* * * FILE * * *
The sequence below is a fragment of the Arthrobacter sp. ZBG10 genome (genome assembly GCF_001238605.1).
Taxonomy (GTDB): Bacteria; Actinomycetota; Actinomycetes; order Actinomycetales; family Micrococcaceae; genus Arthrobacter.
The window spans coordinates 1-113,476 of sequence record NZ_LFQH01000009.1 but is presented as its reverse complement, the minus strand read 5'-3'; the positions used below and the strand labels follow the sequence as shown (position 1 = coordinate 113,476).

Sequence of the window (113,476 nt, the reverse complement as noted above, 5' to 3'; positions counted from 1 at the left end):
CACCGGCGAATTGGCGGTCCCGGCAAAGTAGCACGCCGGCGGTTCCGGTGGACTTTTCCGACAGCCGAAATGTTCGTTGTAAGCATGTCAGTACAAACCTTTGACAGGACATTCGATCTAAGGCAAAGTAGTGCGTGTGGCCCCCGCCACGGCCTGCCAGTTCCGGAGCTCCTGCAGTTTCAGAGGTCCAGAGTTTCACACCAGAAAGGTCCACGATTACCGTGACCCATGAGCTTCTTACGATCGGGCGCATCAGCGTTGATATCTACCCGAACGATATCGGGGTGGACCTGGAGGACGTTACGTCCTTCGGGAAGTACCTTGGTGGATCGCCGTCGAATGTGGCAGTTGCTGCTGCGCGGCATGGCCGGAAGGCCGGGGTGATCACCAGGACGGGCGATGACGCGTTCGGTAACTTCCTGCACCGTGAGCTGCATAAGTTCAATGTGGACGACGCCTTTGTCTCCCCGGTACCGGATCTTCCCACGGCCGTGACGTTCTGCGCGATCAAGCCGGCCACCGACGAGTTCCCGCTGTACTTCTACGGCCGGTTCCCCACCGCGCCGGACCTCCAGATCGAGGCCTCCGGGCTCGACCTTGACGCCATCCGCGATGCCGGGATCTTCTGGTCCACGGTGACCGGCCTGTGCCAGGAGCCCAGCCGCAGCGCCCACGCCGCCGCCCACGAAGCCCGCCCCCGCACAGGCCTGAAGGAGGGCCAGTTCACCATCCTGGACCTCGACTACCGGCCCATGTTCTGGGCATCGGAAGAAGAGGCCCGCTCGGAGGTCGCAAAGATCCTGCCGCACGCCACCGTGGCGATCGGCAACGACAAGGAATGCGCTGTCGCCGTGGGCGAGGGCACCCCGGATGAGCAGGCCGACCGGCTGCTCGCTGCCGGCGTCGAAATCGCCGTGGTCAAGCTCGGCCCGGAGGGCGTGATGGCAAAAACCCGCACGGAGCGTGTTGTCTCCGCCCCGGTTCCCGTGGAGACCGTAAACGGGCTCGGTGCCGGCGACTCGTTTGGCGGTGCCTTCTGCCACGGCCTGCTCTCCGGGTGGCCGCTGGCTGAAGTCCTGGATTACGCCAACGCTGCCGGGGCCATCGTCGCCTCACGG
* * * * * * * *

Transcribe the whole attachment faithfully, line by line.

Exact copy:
The sequence below is a fragment of the Arthrobacter sp. ZBG10 genome (genome assembly GCF_001238605.1).
Taxonomy (GTDB): Bacteria; Actinomycetota; Actinomycetes; order Actinomycetales; family Micrococcaceae; genus Arthrobacter.
The window spans coordinates 1-113,476 of sequence record NZ_LFQH01000009.1 but is presented as its reverse complement, the minus strand read 5'-3'; the positions used below and the strand labels follow the sequence as shown (position 1 = coordinate 113,476).

Sequence of the window (113,476 nt, the reverse complement as noted above, 5' to 3'; positions counted from 1 at the left end):
CACCGGCGAATTGGCGGTCCCGGCAAAGTAGCACGCCGGCGGTTCCGGTGGACTTTTCCGACAGCCGAAATGTTCGTTGTAAGCATGTCAGTACAAACCTTTGACAGGACATTCGATCTAAGGCAAAGTAGTGCGTGTGGCCCCCGCCACGGCCTGCCAGTTCCGGAGCTCCTGCAGTTTCAGAGGTCCAGAGTTTCACACCAGAAAGGTCCACGATTACCGTGACCCATGAGCTTCTTACGATCGGGCGCATCAGCGTTGATATCTACCCGAACGATATCGGGGTGGACCTGGAGGACGTTACGTCCTTCGGGAAGTACCTTGGTGGATCGCCGTCGAATGTGGCAGTTGCTGCTGCGCGGCATGGCCGGAAGGCCGGGGTGATCACCAGGACGGGCGATGACGCGTTCGGTAACTTCCTGCACCGTGAGCTGCATAAGTTCAATGTGGACGACGCCTTTGTCTCCCCGGTACCGGATCTTCCCACGGCCGTGACGTTCTGCGCGATCAAGCCGGCCACCGACGAGTTCCCGCTGTACTTCTACGGCCGGTTCCCCACCGCGCCGGACCTCCAGATCGAGGCCTCCGGGCTCGACCTTGACGCCATCCGCGATGCCGGGATCTTCTGGTCCACGGTGACCGGCCTGTGCCAGGAGCCCAGCCGCAGCGCCCACGCCGCCGCCCACGAAGCCCGCCCCCGCACAGGCCTGAAGGAGGGCCAGTTCACCATCCTGGACCTCGACTACCGGCCCATGTTCTGGGCATCGGAAGAAGAGGCCCGCTCGGAGGTCGCAAAGATCCTGCCGCACGCCACCGTGGCGATCGGCAACGACAAGGAATGCGCTGTCGCCGTGGGCGAGGGCACCCCGGATGAGCAGGCCGACCGGCTGCTCGCTGCCGGCGTCGAAATCGCCGTGGTCAAGCTCGGCCCGGAGGGCGTGATGGCAAAAACCCGCACGGAGCGTGTTGTCTCCGCCCCGGTTCCCGTGGAGACCGTAAACGGGCTCGGTGCCGGCGACTCGTTTGGCGGTGCCTTCTGCCACGGCCTGCTCTCCGGGTGGCCGCTGGCTGAAGTCCTGGATTACGCCAACGCTGCCGGGGCCATCGTCGCCTCACGG